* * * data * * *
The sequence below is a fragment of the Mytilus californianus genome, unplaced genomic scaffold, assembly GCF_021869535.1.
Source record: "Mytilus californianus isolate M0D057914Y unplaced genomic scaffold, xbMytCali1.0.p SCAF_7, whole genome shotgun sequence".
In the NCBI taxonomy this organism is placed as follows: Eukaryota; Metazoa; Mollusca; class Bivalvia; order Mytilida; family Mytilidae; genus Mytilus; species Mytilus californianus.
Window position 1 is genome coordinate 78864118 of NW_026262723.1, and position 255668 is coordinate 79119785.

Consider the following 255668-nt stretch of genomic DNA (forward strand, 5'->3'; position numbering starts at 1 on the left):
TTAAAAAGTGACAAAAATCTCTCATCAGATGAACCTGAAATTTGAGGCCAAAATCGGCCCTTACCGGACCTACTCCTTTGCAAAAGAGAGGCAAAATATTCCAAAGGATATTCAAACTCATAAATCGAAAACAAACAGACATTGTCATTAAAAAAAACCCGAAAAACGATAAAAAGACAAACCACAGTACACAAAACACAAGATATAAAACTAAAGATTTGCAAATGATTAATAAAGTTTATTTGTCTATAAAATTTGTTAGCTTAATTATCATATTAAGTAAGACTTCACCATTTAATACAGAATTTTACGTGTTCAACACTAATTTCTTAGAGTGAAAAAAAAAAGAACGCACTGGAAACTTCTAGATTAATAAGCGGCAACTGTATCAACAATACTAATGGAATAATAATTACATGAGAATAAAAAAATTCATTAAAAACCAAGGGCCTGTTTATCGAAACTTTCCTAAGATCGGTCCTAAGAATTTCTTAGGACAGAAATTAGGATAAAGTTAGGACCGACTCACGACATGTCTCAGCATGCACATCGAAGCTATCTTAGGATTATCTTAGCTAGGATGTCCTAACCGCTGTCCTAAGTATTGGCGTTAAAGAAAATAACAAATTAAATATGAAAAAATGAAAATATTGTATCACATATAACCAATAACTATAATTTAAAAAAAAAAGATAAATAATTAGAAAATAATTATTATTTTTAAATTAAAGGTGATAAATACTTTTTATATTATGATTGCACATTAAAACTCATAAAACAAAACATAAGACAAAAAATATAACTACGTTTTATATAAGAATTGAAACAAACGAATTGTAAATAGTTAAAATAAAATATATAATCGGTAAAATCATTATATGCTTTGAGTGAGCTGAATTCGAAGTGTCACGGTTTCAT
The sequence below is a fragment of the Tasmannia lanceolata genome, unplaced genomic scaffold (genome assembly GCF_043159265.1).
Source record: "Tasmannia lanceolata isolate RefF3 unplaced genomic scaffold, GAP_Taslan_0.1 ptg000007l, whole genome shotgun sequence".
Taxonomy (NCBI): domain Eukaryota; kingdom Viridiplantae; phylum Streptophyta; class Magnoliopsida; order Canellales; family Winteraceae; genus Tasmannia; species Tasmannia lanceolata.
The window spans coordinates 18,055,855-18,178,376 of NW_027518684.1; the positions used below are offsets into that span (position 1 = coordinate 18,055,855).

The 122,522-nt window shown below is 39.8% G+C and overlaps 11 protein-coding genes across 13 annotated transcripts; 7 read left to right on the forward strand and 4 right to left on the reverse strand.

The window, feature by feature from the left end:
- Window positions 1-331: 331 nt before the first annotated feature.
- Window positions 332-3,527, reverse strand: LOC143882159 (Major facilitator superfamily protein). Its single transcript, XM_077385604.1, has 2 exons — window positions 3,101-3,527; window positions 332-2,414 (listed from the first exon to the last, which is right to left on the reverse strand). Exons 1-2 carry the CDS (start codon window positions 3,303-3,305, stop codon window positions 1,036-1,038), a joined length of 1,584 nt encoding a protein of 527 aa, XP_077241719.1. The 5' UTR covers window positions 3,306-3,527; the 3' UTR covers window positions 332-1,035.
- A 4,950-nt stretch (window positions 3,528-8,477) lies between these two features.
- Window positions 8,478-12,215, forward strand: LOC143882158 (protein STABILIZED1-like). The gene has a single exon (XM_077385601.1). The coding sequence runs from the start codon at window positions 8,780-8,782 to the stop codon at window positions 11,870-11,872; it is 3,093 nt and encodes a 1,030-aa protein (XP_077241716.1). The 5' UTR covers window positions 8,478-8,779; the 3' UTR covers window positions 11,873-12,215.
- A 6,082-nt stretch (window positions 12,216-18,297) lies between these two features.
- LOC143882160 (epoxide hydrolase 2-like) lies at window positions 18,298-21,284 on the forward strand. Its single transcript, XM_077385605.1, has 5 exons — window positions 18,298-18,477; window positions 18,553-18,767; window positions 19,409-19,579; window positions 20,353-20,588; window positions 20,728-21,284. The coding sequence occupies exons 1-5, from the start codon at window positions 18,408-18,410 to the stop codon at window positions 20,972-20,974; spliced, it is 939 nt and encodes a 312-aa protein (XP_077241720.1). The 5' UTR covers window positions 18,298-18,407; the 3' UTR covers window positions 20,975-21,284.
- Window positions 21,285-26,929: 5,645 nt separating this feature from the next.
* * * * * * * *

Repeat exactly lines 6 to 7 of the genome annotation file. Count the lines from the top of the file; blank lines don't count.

TTAAAAAGTGACAAAAATCTCTCATCAGATGAACCTGAAATTTGAGGCCAAAATCGGCCCTTACCGGACCTACTCCTTTGCAAAAGAGAGGCAAAATATTCCAAAGGATATTCAAACTCATAAATCGAAAACAAACAGACATTGTCATTAAAAAAAACCCGAAAAACGATAAAAAGACAAACCACAGTACACAAAACACAAGATATAAAACTAAAGATTTGCAAATGATTAATAAAGTTTATTTGTCTATAAAATTTGTTAGCTTAATTATCATATTAAGTAAGACTTCACCATTTAATACAGAATTTTACGTGTTCAACACTAATTTCTTAGAGTGAAAAAAAAAAGAACGCACTGGAAACTTCTAGATTAATAAGCGGCAACTGTATCAACAATACTAATGGAATAATAATTACATGAGAATAAAAAAATTCATTAAAAACCAAGGGCCTGTTTATCGAAACTTTCCTAAGATCGGTCCTAAGAATTTCTTAGGACAGAAATTAGGATAAAGTTAGGACCGACTCACGACATGTCTCAGCATGCACATCGAAGCTATCTTAGGATTATCTTAGCTAGGATGTCCTAACCGCTGTCCTAAGTATTGGCGTTAAAGAAAATAACAAATTAAATATGAAAAAATGAAAATATTGTATCACATATAACCAATAACTATAATTTAAAAAAAAAAGATAAATAATTAGAAAATAATTATTATTTTTAAATTAAAGGTGATAAATACTTTTTATATTATGATTGCACATTAAAACTCATAAAACAAAACATAAGACAAAAAATATAACTACGTTTTATATAAGAATTGAAACAAACGAATTGTAAATAGTTAAAATAAAATATATAATCGGTAAAATCATTATATGCTTTGAGTGAGCTGAATTCGAAGTGTCACGGTTTCAT
The sequence below is a fragment of the Tasmannia lanceolata genome, unplaced genomic scaffold (genome assembly GCF_043159265.1).